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Base Layers: An Introduction

[Photo top] Credit: Le Chat Noir. 

Whether for cooling off in warmer weather, or battling the chill in colder climes, base layers help to create a layer between the body and the environment. In the summer, base layers transfer moisture vapour away from the body to aid in evaporative cooling. In winter, they provide an additional layer of insulation.

Base layers generally come in three styles: lightweight being a thin layer that can easily accommodate heavier layers on top and are often worn while running, climbing or skiing; midweight, which is a warmer first layer that can be worn over the lighter or on its own and offers both insulation and moisture management; and heavyweight, designed for extremely cold conditions and worn over the lightweight base layers and have the loosest fit of the various styles. 

Key features

When choosing the best base layers, there are several key features that you should look out for:

While numerous synthetic and high-tech materials are released into the market that claim to be able to achieve all of the above, none can compare to the simply effectiveness of Merino wool.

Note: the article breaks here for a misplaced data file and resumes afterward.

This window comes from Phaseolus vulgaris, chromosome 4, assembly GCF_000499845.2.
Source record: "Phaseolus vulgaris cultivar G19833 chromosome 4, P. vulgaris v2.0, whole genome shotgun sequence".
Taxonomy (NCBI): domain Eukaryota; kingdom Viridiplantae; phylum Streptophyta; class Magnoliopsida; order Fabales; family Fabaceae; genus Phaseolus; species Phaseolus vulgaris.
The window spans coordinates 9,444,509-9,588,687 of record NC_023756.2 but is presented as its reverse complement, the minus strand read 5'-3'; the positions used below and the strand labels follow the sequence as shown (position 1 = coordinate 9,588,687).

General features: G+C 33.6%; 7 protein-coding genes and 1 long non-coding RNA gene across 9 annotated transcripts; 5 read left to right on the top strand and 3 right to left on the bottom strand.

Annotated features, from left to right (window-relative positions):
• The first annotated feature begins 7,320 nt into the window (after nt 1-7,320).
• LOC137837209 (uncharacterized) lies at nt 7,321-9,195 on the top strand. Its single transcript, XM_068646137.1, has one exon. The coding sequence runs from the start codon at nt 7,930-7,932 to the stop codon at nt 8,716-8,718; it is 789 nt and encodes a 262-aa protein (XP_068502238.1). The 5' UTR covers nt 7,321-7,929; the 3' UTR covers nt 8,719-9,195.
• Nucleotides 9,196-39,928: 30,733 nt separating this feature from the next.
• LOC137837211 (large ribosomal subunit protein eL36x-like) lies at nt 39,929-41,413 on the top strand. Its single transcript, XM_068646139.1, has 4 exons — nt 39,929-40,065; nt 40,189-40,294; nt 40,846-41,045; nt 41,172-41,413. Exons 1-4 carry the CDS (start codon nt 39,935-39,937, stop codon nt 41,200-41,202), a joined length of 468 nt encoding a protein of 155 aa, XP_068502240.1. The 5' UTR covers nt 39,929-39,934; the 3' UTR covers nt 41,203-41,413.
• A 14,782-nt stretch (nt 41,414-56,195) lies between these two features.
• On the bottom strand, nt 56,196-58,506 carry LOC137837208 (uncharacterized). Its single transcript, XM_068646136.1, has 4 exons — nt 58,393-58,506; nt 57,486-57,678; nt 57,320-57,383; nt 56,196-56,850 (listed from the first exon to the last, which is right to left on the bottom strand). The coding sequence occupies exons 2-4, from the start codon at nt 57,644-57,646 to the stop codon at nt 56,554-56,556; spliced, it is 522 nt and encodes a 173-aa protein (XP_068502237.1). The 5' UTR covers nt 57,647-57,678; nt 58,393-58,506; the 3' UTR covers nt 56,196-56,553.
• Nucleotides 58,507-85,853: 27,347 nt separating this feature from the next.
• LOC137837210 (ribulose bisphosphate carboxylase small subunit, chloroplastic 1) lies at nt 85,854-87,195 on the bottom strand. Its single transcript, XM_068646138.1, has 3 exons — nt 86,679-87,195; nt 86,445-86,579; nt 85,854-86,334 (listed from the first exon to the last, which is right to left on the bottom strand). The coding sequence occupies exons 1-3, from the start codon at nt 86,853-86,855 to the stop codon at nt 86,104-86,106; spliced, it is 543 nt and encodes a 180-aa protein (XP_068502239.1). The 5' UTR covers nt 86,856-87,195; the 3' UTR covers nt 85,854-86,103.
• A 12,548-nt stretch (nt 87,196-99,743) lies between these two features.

Merino versus synthetics

While brands are continually releasing various base layers in high-tech synthetic fabrics, Merino wool remains the preferred material for both designers and consumers. As a natural fabric, Merino wool will also eventually decompose, unlike synthetic materials, making it an environmentally sustainable choice.

Base layers lie close to the skin, and as such it is important that they don’t irritate. Because Merino wool is hypoallergenic, it reduces exacerbation of any existing skin conditions.

Merino wool fights odours unlike synthetics, which tend to draw them in and can require long periods of soaking. Merino wool base layers also offer insulation during the drying process which, depending on the weight or style of loft, can either keep the body cool or warm.

Lisa Griplas has more than ten years experience in the media and communications industry. A journalist by trade, she spent a number of years working at a daily newspaper before moving to The Woolmark Company to take up the role of Global Editor, a title she holds today.